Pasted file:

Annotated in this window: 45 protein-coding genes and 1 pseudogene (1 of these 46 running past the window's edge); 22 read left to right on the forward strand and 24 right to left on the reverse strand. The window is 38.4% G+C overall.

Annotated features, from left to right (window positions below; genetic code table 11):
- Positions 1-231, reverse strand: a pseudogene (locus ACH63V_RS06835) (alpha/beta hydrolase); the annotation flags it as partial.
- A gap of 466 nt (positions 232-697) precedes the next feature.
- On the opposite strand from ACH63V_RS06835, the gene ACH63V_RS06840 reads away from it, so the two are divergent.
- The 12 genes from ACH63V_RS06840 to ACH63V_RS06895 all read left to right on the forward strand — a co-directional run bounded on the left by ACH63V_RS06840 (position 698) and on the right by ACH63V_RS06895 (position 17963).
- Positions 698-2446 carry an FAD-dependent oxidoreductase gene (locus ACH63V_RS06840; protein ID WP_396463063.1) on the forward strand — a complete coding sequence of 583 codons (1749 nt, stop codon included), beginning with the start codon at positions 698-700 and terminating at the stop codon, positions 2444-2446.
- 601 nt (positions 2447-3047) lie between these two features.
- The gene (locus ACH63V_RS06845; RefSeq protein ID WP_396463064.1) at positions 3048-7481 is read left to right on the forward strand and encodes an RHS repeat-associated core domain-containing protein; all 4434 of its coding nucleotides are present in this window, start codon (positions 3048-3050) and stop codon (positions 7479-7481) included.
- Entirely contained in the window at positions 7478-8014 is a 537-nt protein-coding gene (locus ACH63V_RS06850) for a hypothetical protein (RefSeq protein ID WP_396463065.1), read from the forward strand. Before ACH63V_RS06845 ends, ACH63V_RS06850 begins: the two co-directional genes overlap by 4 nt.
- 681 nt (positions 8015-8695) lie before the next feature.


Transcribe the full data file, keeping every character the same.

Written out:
Annotated in this window: 45 protein-coding genes and 1 pseudogene (1 of these 46 running past the window's edge); 22 read left to right on the forward strand and 24 right to left on the reverse strand. The window is 38.4% G+C overall.

Annotated features, from left to right (window positions below; genetic code table 11):
- Positions 1-231, reverse strand: a pseudogene (locus ACH63V_RS06835) (alpha/beta hydrolase); the annotation flags it as partial.
- A gap of 466 nt (positions 232-697) precedes the next feature.
- On the opposite strand from ACH63V_RS06835, the gene ACH63V_RS06840 reads away from it, so the two are divergent.
- The 12 genes from ACH63V_RS06840 to ACH63V_RS06895 all read left to right on the forward strand — a co-directional run bounded on the left by ACH63V_RS06840 (position 698) and on the right by ACH63V_RS06895 (position 17963).
- Positions 698-2446 carry an FAD-dependent oxidoreductase gene (locus ACH63V_RS06840; protein ID WP_396463063.1) on the forward strand — a complete coding sequence of 583 codons (1749 nt, stop codon included), beginning with the start codon at positions 698-700 and terminating at the stop codon, positions 2444-2446.
- 601 nt (positions 2447-3047) lie between these two features.
- The gene (locus ACH63V_RS06845; RefSeq protein ID WP_396463064.1) at positions 3048-7481 is read left to right on the forward strand and encodes an RHS repeat-associated core domain-containing protein; all 4434 of its coding nucleotides are present in this window, start codon (positions 3048-3050) and stop codon (positions 7479-7481) included.
- Entirely contained in the window at positions 7478-8014 is a 537-nt protein-coding gene (locus ACH63V_RS06850) for a hypothetical protein (RefSeq protein ID WP_396463065.1), read from the forward strand. Before ACH63V_RS06845 ends, ACH63V_RS06850 begins: the two co-directional genes overlap by 4 nt.
- 681 nt (positions 8015-8695) lie before the next feature.